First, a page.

Managing people stuff is hard. I gave it my all as a new manager, but it wasn't working effectively. Then one day, I learned what could improve my performance.
Just another day in the office
Managing people stuff is hard. Some days I survived better than others as a new bank manager. This day was not one of them and life moved in slow motion. I was slumped at my desk with my office with door closed. Suddenly, I sensed I was being watched and looked up to find Katie standing outside my window. She stared directly at me and she was furious.
Just a few minutes ago I had the unpleasant task of firing Katie. She yelled and called me names. Even the bank customers were getting as uncomfortable as I already felt, but they were still curious. They were watching a train wreck. I hated this part of my job and today's task was especially horrible, but at least it was over. I was wrong.
Katie's parting statement
Katie was not done. She was dangling her office keys in a taunting manner and staring directly at me. After making sure she had my attention, she slowly turned around and hurled the keys towards the busy street. Through my window I watched the keys fly across the parking lot in slow motion. Many cars drove by each day. I remember thinking, "please don’t hit any cars!" I visualized irate drivers, accidents, lawsuits, and more headaches.
Finally, the keys bounced and landed safely in the left lane. Relief! No cars were damaged. The stoplight had just turned red so cars were not moving yet. I could hear Katie screaming, “you want them back...you go get them"! With that, she stormed off and that was the last I saw of her. I scrambled out of my chair and out of my office. I was hoping, as I walked through the bank lobby to avoid any eye contact with people who had just witnessed the firing. Once out the front door I checked around to make sure Katie had really left and was not lurking around to create another scene. I stopped and wondered what I should do next.
My manager's duties include...what?
I do remember walking out and feeling the full blast of the New Orleans heat and humidity. Thankfully, it was almost 3:00 pm. The bank lobby would close soon and only the drive-up windows would remain open. First, I walked across the drive-up lanes, which were lined with customer cars. I skirted between the cars as quickly and unnoticeably as I could. I had to get those keys! If I had to replace them it would mean rekeying many locks and making new keys for everyone. Another headache. My drive-up tellers watched me scramble between cars with curious fascination. I'm sure they were thinking, "why is our boss running across the drive up lanes"? Customers peered out from their cars, but their stares were more suspicious. They were watching a frantic man in a suit crisscrossing their cars.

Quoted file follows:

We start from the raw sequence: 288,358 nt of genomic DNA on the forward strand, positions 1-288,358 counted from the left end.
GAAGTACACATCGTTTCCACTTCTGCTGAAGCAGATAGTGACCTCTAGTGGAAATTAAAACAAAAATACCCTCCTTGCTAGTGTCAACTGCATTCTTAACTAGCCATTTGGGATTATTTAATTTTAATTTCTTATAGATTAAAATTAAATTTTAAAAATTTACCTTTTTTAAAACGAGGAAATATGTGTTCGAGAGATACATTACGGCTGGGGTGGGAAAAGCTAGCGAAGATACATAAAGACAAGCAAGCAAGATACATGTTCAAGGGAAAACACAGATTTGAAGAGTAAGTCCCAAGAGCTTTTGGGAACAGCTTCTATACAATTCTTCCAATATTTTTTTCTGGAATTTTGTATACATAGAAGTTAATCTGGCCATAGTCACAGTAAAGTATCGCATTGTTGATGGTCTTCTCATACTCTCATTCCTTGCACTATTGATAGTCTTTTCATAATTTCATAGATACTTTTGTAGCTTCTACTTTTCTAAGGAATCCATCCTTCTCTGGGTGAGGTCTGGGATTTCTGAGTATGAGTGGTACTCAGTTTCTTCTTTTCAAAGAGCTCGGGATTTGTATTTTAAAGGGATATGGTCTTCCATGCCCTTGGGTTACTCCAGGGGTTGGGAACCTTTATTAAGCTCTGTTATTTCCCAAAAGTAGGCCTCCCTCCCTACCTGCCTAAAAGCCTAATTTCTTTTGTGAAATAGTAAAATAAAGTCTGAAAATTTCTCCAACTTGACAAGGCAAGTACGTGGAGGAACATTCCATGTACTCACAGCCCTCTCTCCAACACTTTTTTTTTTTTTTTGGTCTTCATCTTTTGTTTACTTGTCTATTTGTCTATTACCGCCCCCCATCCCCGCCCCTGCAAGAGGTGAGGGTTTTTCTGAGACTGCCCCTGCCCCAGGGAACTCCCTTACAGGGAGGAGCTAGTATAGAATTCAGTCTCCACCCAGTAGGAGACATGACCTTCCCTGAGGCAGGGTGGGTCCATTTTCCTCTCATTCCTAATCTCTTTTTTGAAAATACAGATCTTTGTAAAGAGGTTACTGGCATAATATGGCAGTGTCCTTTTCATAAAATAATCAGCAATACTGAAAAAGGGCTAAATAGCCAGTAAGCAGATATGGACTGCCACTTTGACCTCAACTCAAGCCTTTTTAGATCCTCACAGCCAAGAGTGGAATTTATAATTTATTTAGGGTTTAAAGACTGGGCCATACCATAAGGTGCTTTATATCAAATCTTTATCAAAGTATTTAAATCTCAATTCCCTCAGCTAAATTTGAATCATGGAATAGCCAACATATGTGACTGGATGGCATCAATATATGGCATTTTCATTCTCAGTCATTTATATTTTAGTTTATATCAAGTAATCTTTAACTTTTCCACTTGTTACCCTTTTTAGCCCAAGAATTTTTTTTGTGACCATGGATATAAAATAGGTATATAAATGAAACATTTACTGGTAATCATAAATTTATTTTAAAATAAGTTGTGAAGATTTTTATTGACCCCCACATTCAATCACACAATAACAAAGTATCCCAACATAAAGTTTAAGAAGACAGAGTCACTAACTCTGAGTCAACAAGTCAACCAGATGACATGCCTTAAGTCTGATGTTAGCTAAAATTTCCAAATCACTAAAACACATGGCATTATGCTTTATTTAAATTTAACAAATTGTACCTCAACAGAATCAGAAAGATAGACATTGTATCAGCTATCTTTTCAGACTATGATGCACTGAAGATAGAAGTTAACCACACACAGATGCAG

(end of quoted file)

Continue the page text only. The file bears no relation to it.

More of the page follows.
I stopped at the curb and looked at the now congested traffic. School had probably just let out and carpool moms were out in force. The big trucks, regulars on this busy thoroughfare, were packing the street too. After the light turned red again, I went to grab the keys. I hurried back, eager to get away from my unwanted audience. Although no one was probably looking at me, except my employees, customers, and everyone else driving by...who was I kidding? I went back to my office to cool down. How could I have gotten this one so wrong?
Bullet holes and bus crashes
It was September 1995 in New Orleans, Louisiana. I worked at a bank located at the outskirts of Uptown. The famous New Orleans streetcar line ended right outside the bank. Tourists were our customers too. The rest were Tulane University students, small business owners, and locals. Frankly, the neighborhood was going downhill. I got to know New Orleans’s finest and the FBI because I dealt with fraud, robbery attempts, and even a drive-by shooting. My staff saw bullets holes in the windows, simply caulked with silicone, as a daily and unnerving reminder of the dangers we faced.